Hoonhout: Irish shouldn’t be focused on last year’s success
Tobias Hoonhout | Tuesday, January 22, 2019
Well, it’s getting close to that time of year for Notre Dame.
Jeff Jackson’s squad got back on the right track this past weekend with four points against rival Wisconsin following a win and an overtime draw that pushed Notre Dame (13-8-2, 6-6-1 Big Ten) to third place in the conference standings with just six opponents to go in the regular season.
Sitting currently at No. 11 in the national rankings, the Irish aren’t exactly on thin ice, but they aren’t exactly off it either.
It’s certainly a different narrative than last season, which saw the team run away with the Big Ten title by riding a 13-game win streak to the regular season conference title, the postseason conference title and the program’s second-straight trip to the Frozen Four. Last year, while there were question marks early on, things just seemed to click into place for the Irish as conference play got underway.
But this time around, it hasn’t been as smooth sailing.
While junior Cale Morris is still the reigning Richter Award-winner and boasts a .924 save percentage this season, he hasn’t shown the same level of consistent dominance, with only one shutout against a ranked opponent this season: an early-season 3-0 win over Providence.
In many ways, Morris epitomizes Notre Dame’s up-and-down season.
At times, the team has shown flashes of what it had last year. But on the big stage, against other top opponents like Minnesota Duluth, Ohio State and Penn State, Notre Dame simply hasn’t had the consistency in performances. While the Irish lost games last year, they never lost 9-1.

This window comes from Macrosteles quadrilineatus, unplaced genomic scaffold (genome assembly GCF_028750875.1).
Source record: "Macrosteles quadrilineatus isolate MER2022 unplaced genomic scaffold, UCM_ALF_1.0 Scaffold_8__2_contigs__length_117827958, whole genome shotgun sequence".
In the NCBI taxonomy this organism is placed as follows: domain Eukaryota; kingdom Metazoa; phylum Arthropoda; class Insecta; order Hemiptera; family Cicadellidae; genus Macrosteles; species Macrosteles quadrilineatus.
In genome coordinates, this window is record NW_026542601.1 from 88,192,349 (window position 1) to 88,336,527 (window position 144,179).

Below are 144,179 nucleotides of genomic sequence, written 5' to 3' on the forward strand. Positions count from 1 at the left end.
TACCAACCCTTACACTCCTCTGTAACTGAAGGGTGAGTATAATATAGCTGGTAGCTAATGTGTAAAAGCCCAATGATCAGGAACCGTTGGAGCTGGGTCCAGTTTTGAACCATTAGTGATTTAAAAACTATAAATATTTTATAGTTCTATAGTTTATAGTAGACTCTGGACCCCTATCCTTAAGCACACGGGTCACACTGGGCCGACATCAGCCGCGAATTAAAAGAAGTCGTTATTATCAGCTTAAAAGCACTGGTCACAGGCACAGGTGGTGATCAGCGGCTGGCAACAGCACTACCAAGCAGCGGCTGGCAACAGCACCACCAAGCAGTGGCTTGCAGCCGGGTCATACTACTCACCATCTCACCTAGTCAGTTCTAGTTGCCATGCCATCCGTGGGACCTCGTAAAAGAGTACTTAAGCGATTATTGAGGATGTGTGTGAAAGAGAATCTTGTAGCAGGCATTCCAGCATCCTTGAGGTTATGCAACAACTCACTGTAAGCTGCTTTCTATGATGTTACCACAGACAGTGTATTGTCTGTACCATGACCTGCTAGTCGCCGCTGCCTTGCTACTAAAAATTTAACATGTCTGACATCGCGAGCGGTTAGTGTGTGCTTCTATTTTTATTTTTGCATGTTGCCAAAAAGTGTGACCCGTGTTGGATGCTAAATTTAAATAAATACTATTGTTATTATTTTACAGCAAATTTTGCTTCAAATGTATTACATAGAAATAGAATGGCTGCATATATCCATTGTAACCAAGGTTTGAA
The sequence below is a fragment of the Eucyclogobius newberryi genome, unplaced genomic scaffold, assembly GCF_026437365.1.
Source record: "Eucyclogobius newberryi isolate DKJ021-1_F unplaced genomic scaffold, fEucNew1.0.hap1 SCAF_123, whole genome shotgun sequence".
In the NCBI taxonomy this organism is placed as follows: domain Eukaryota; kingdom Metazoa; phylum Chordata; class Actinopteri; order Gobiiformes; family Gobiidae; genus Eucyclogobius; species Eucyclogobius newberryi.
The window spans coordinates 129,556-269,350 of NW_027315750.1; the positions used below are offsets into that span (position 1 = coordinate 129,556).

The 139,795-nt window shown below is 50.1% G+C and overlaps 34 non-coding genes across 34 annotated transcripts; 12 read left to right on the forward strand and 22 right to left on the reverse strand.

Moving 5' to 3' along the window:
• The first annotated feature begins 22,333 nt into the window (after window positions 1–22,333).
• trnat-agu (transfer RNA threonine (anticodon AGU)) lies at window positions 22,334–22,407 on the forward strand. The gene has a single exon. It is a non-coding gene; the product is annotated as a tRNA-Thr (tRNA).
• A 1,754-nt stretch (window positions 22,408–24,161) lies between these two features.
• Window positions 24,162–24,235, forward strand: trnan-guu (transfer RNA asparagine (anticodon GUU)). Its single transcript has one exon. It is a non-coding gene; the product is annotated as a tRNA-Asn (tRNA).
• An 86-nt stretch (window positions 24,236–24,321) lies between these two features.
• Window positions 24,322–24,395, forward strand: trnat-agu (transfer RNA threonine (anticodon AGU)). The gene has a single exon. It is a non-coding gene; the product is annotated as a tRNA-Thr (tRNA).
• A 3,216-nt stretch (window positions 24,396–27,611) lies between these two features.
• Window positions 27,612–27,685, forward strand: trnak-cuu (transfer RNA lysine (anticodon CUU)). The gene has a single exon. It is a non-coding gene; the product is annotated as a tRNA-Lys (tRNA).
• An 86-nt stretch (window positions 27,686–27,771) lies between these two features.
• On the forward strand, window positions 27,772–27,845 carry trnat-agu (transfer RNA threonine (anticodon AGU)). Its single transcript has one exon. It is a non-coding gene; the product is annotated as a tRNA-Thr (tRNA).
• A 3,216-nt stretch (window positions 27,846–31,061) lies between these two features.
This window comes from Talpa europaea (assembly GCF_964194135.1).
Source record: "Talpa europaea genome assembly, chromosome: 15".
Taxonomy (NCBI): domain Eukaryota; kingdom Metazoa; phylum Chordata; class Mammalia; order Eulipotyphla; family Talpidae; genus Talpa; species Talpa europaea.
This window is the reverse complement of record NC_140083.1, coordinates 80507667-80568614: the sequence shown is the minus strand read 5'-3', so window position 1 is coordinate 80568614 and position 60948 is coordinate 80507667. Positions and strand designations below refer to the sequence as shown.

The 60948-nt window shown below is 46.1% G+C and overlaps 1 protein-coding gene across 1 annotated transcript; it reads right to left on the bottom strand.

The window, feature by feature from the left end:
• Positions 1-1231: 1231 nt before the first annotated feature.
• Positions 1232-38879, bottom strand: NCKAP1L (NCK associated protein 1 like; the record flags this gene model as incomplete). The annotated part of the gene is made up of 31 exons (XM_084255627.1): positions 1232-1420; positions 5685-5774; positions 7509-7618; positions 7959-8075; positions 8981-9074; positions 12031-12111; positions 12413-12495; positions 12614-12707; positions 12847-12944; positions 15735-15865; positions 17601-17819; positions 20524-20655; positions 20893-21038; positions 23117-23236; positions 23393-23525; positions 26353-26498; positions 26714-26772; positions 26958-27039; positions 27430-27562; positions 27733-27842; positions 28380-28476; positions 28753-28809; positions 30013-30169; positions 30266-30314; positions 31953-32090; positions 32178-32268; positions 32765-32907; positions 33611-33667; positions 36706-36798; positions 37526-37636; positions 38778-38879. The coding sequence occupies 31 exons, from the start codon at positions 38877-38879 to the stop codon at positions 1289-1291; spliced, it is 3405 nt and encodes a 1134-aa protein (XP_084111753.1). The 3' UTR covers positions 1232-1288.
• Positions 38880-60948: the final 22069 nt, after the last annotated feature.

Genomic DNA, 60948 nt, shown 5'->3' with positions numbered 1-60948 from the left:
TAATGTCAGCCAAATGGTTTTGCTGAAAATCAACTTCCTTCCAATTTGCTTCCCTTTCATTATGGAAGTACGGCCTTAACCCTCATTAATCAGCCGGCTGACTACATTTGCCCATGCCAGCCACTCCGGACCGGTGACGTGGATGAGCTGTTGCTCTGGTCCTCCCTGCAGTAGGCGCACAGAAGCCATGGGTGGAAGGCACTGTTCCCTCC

But, in all fairness, it’s not very fair to compare the Irish this season to what they had last year. While Notre Dame has proven in recent history that it has the talent to reload quickly, this year the Irish had to rebuild in several key areas, with seniors like offensive guru Jake Evans and defensive stalwarts Jordan Gross and Justin Wade graduating, and with then-juniors Andrew Oglevie and Dennis Gilbert leaving early for the NHL.
The exodus left the Irish short of experience on both ends of the ice, with only four seniors on the roster to start the year. When forward Joe Wegwerth went down with a season-ending knee injury earlier this season, it hurt that much more.
Instead, two years ago might be the better source of inspiration.
In 2016, Notre Dame wrapped up its first half of the season with a scintillating 3-2 home win over then-No. 3 Boston College. It was the performance of the season up to the point, as the Irish hadn’t done a whole lot to write home about. But instead of spark a second-half run that would seal Notre Dame’s trip to the national tournament, it simply was a glimpse of what was to come. After break, the Irish still couldn’t string together performances, and were ranked No. 12 in January. A month later, the team sat at 15th in the polls with only two regular season series to go.
But then, Jeff Jackson’s team got hot at exactly the right time, and started playing real competitive hockey against top competition. Even after UMass Lowell knocked them out of the Hockey East semifinals, the Irish managed to return the favor in the NCAA Regional, and improbably made it to the Frozen Four as a No. 4 seed.
For Notre Dame to have a chance at making a postseason run, the team needs to get past the shadow of last year’s regular season dominance, and instead focus on making sure the best hockey gets played in March. For as good as the play was last season, it did feel like the Irish hit top-gear a bit too early.
So while the regular season matters, Notre Dame should be focused less on defending its conference title, and more on doing some damage in April.
After all, the trophy cabinet is still missing a national championship.
The views expressed in this column are those of the author and not necessarily those of The Observer.